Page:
THE TEN COMMANDMENTS: A Brief Summary
The Ten Commandments are the epitome of the righteous code of conduct for God's people. These commandments were given to Moses by God on Mt Sinai and they form an essential part of many faiths including Christianity, Judaism and Islam.
The Ten Commandments are one of two significant historical events memorialized in Jewish holidays (Passover being the other).
The first 5 commandments deal with man's relationship with God while the last five have implications for human relationships as well. Here they are side by side so you can see them more clearly:
Commandment 1: "I am the LORD your God, who brought you out of Egypt, out of the land of slavery." [This commandment is designed to remind the Israelites of whom they are and what they owe to him. A knowledge of God's unique relationship to man is key in this commandment.]
Commandment 2: "You shall have no other gods before me." [This is a declaration that there are no objects or beings created equal to God; he is incomparable, omnipotent. Everything else pales in comparison.]
Commandment 3: "You shall not make for yourself an idol in the form of anything…you shall not bow down to them or worship them." [This commandment requires us to acknowledge the supremacy and uniqueness of our Creator, hence obliterating distinctions we may attempt to draw between ourselves and God]
Commandment 4: "You shall not misuse the name of the LORD your God." [This is a prohibition against swearing in God's name falsely. It also requires us to act pursuant to his guidelines, and not in a manner that would bring His wrath upon us.]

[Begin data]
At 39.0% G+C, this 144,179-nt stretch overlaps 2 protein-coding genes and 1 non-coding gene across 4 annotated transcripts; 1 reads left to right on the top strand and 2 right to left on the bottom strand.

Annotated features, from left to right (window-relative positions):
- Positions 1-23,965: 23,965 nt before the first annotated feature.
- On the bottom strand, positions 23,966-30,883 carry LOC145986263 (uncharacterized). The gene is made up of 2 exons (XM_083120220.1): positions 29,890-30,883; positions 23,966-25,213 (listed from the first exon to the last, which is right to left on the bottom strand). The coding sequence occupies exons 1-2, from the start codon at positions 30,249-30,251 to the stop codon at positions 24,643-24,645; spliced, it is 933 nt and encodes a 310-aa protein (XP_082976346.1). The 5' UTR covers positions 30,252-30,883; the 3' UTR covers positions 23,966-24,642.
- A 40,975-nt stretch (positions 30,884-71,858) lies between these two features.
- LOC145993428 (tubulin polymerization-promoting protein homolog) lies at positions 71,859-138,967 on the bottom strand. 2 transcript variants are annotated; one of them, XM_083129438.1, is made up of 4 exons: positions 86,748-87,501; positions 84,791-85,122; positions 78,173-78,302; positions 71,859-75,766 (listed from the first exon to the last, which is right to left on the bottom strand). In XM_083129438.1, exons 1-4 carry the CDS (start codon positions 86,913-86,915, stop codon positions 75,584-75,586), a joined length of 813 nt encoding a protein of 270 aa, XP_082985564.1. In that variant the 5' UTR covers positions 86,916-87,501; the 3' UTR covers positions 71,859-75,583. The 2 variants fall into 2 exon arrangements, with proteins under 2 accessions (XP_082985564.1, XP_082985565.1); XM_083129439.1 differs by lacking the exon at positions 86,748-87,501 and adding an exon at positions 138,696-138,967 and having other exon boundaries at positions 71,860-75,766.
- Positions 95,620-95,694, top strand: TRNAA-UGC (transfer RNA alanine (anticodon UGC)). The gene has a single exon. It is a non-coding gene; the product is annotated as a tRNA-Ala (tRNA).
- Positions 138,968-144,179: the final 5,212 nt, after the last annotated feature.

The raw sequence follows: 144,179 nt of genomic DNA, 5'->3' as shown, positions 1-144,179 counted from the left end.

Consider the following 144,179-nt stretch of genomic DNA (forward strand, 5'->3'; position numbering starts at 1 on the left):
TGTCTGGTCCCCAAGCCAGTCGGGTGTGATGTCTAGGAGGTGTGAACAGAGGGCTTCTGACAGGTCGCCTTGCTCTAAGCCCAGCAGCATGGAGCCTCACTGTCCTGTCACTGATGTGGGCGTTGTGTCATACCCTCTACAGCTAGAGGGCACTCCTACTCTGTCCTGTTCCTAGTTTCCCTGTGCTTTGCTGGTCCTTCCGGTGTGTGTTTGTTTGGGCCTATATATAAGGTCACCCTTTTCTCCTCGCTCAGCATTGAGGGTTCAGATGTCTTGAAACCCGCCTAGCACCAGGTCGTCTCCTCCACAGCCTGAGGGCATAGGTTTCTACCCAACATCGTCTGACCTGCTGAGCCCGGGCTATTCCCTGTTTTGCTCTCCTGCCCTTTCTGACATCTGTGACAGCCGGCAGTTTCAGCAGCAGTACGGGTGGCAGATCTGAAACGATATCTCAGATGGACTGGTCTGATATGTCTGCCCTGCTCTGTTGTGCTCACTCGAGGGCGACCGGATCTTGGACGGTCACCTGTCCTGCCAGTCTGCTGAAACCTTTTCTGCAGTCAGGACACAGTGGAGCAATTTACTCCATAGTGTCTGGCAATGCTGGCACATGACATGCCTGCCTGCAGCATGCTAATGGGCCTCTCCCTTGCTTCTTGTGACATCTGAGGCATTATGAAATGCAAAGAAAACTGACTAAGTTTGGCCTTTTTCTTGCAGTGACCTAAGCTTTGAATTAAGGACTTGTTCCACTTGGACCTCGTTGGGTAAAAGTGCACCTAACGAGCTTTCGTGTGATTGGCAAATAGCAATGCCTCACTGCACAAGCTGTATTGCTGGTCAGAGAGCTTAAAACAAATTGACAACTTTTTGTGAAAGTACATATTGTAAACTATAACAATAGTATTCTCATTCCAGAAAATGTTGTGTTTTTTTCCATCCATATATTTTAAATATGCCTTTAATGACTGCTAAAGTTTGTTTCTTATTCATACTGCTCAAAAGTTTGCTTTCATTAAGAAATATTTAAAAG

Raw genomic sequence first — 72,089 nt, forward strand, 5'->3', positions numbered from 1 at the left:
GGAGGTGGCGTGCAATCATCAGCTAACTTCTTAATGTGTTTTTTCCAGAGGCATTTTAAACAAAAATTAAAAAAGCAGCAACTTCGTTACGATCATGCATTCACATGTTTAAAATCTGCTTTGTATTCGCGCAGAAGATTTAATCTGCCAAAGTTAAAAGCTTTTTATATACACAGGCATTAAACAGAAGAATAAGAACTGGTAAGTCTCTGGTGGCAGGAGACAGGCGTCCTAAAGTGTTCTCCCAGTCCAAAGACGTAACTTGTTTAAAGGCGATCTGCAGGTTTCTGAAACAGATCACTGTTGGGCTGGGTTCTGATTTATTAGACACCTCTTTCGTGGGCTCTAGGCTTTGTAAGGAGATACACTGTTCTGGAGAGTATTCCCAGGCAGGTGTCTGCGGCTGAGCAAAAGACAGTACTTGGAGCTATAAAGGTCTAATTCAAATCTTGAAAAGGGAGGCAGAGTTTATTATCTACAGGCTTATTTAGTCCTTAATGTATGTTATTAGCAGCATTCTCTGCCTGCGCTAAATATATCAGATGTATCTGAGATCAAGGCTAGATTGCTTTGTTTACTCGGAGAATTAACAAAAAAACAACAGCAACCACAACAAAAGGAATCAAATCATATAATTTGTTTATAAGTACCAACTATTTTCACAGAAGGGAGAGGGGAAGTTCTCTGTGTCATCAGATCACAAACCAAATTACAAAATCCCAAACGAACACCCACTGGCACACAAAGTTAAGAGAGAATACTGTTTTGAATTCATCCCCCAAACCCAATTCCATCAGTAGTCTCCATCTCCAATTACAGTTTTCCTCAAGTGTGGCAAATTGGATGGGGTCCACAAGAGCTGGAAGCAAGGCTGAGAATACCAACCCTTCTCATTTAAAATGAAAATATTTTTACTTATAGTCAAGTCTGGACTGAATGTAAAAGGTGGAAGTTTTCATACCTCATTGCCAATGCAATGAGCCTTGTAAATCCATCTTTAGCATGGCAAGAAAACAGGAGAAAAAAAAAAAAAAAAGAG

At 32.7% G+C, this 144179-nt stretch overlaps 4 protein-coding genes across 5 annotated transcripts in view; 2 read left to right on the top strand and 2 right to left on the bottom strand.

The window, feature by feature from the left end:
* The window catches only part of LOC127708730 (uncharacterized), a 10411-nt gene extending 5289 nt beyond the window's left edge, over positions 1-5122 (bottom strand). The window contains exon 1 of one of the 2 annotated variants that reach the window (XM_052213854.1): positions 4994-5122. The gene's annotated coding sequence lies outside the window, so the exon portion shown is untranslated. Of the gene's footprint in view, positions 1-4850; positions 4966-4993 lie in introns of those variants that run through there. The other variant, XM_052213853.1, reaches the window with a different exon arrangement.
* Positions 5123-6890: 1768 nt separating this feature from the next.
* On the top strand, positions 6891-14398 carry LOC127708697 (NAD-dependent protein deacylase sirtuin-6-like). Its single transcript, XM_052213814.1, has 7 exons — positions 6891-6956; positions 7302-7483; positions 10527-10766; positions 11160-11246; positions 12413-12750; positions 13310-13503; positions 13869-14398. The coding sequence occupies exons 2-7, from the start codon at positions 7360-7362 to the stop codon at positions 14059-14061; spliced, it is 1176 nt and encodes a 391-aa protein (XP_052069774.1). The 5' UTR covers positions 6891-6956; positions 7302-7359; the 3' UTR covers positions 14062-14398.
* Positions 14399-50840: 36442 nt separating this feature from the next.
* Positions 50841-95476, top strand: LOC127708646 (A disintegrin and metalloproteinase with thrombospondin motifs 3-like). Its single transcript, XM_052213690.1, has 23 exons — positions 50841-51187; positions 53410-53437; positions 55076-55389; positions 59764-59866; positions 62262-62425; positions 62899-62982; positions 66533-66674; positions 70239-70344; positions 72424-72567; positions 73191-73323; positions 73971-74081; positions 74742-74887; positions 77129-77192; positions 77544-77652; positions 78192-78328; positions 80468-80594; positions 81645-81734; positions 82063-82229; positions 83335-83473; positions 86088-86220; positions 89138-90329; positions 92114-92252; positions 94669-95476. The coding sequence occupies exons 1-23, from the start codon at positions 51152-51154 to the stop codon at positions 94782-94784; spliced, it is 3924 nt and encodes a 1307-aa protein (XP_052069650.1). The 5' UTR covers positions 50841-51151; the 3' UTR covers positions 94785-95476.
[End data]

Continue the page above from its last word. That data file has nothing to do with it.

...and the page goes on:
Commandment 5: "Remember the Sabbath day by keeping it holy. Six days you shall labor and do all your work…" [The Sabbath was instituted as a sign between the Israelites and their Creator to remind them of who they are; it's one way for them to remember how far He has brought them from slavery into freedom. The Sabbath day was created specifically for worshipping God.]
Commandments 6-10 deal with relationships between people (family). They include directives such as: telling the truth, not to commit adultery, and not to kill another person. The Ten Commandments are designed in such a way that you can't really do one without the others. If you're going to follow them all, then it's going to take quite an overhaul of your life. These commandments aren't so much what we should do as they are about what we have no business doing (murdering for example).
These commandments may seem irrelevant at first glance, but I think they contain some of the most important directives for mankind today. To quote C S Lewis; "Of all religions, Christianity is best fitted to be the foundation of morality".
Let's look at 5 reasons why I feel this is true.
First off, the Ten Commandments are objective. They aren't up for interpretation: they are God's rules and if we want to be in right standing with him then we need to follow them. This is a contrast from say any number of cultural practices that our society holds onto which have no eternal significance.